Northern biker gangs banned amid deadly feud

In the wake of a bloody biker feud across Germany, the northern state of Schleswig-Holstein has outlawed chapters of the notorious Hell’s Angels and Bandido gangs, the regional government announced Thursday.

Northern biker gangs banned amid deadly feud
Photo: DPA

Interior Minister Klaus Schlie announced that the Flensburg chapter of the Hell’s Angels and the Neumünster chapter of the Bandidos were being banned on the grounds they were a threat to the constitutional order.

Some 300 police officers, including crack special forces commandos, raided 10 properties of gang members along with the club houses of the two chapters in Flensburg and Neumünster.

“The searches were for the purposes of investigation, seizure and recovery of the clubs’ property,” the Interior Ministry said in a statement.

The two clubs had “the essential aim of setting up criminal mastery over a specific region and to enforce the claim to power against the other club with violence using weapons,” Schlie said.

“This isn’t about harmless motorcycle clubs whose members meet peacefully on the weekends,” he said.

The image of respectable, motorcycling fathers who simply liked to ride in their spare time was a “public relations myth of these clubs,” Schlie said.

Two clubs erupted into open warfare last year after the Bandidos tried to get a foothold in Germany’s northern-most state, where nine Hells Angels clubs and crews are located.

In June, police responded to a shooting at a house in Neumünster. Four shots were fired into the living room window but no one was hurt.

The clubs were to be dismantled without delay, Schlie added.

“Any activity, or the formation of replacement organisations, is forbidden to them,” he said. “The clubs badges must no longer be used or displayed in public.”

However, he could not rule out further violence between the clubs’ members, despite the ban.

The Hells Angels were banned in Hamburg in 1986, but have continued to operate under different names, including ”Red-White,” the club’s colours, or ”Harbour City.”

Member comments

Log in here to leave a comment.
Become a Member to leave a comment.


Germany in talks on further payout for 1972 Olympics victims

The German government says it is in talks over further compensation for victims of the attack on the Munich Olympics, as the 50th anniversary of the atrocity approaches.

Germany in talks on further payout for 1972 Olympics victims

Ahead of the commemoration in September, relatives of the Israelis killed have indicated they are unhappy with what Germany is offering.

“Conversations based on trust are taking place with representatives of the victims’ families,” a German interior ministry spokesman told AFP when asked about the negotiations.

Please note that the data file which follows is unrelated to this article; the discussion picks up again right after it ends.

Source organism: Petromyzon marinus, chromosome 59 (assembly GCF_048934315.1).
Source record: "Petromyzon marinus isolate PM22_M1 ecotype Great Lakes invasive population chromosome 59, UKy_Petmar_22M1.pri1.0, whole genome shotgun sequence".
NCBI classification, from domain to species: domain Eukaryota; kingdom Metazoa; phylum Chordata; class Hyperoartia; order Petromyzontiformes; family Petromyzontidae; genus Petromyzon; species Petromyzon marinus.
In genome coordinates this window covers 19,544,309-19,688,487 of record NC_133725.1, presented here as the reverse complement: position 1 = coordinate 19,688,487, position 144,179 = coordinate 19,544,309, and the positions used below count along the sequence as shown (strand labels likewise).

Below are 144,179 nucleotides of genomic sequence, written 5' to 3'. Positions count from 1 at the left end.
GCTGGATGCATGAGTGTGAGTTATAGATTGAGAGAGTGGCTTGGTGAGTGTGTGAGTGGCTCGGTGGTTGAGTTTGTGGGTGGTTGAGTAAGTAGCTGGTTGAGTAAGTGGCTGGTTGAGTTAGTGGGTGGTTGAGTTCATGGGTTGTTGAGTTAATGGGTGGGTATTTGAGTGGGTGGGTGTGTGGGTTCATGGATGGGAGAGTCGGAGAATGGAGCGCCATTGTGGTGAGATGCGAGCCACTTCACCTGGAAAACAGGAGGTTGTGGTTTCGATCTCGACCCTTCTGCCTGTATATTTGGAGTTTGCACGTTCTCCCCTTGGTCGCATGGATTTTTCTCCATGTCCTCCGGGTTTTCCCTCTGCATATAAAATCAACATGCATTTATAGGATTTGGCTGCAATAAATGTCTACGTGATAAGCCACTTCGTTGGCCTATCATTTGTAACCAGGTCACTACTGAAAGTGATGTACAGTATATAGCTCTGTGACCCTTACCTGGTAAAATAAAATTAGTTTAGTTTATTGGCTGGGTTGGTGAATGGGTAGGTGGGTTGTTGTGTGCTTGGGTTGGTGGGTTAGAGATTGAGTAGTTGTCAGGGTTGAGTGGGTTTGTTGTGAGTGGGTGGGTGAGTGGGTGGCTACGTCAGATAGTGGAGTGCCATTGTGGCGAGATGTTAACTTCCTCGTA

He did not specify who would benefit or how much money had been earmarked, saying only that any package would “again” be financed by the federal government, the state of Bavaria and the city of Munich.

On September 5th, 1972, eight gunmen broke into the Israeli team’s flat at the Olympic village, shooting dead two and taking nine Israelis hostage, threatening to kill them unless 232 Palestinian prisoners were released.

West German police responded with a bungled rescue operation in which all nine hostages were killed, along with five of the eight hostage-takers and a police officer.

An armed police officer in a tracksuit secures the block where terrorists  held Israeli hostages at the Olympic Village in Munich on 5th September 1972.

An armed police officer in a tracksuit secures the block where terrorists held Israeli hostages at the Olympic Village in Munich on 5th September 1972. Photo: picture alliance / dpa | Horst Ossingert

The spokeswoman for the victims’ families, Ankie Spitzer, told the German media group RND that the amount currently on the table was “insulting” and threatened a boycott of this year’s commemorations.

She said Berlin was offering a total of €10 million including around €4.5 million already provided in compensation between 1972 and 2002 — an amount she said did not correspond to international standards. 

“We are angry and disappointed,” said Spitzer, the widow of fencing coach Andre Spitzer who was killed in the attack. “We never wanted to talk publicly about money but now we are forced to.”

RND reported that the German and Israeli governments would like to see an accord by August 15th.

The interior ministry spokesman said that beyond compensation, Germany intended to use the anniversary for fresh “historical appraisal, remembrance and recognition”.

He said this would include the formation of a commission of German and Israeli historians to “comprehensively” establish what happened “from the perspective of the year 2022”.

This would lead to “an offer of further acts of acknowledgement of the relatives of the victims of the attack” and the “grave consequences” they suffered.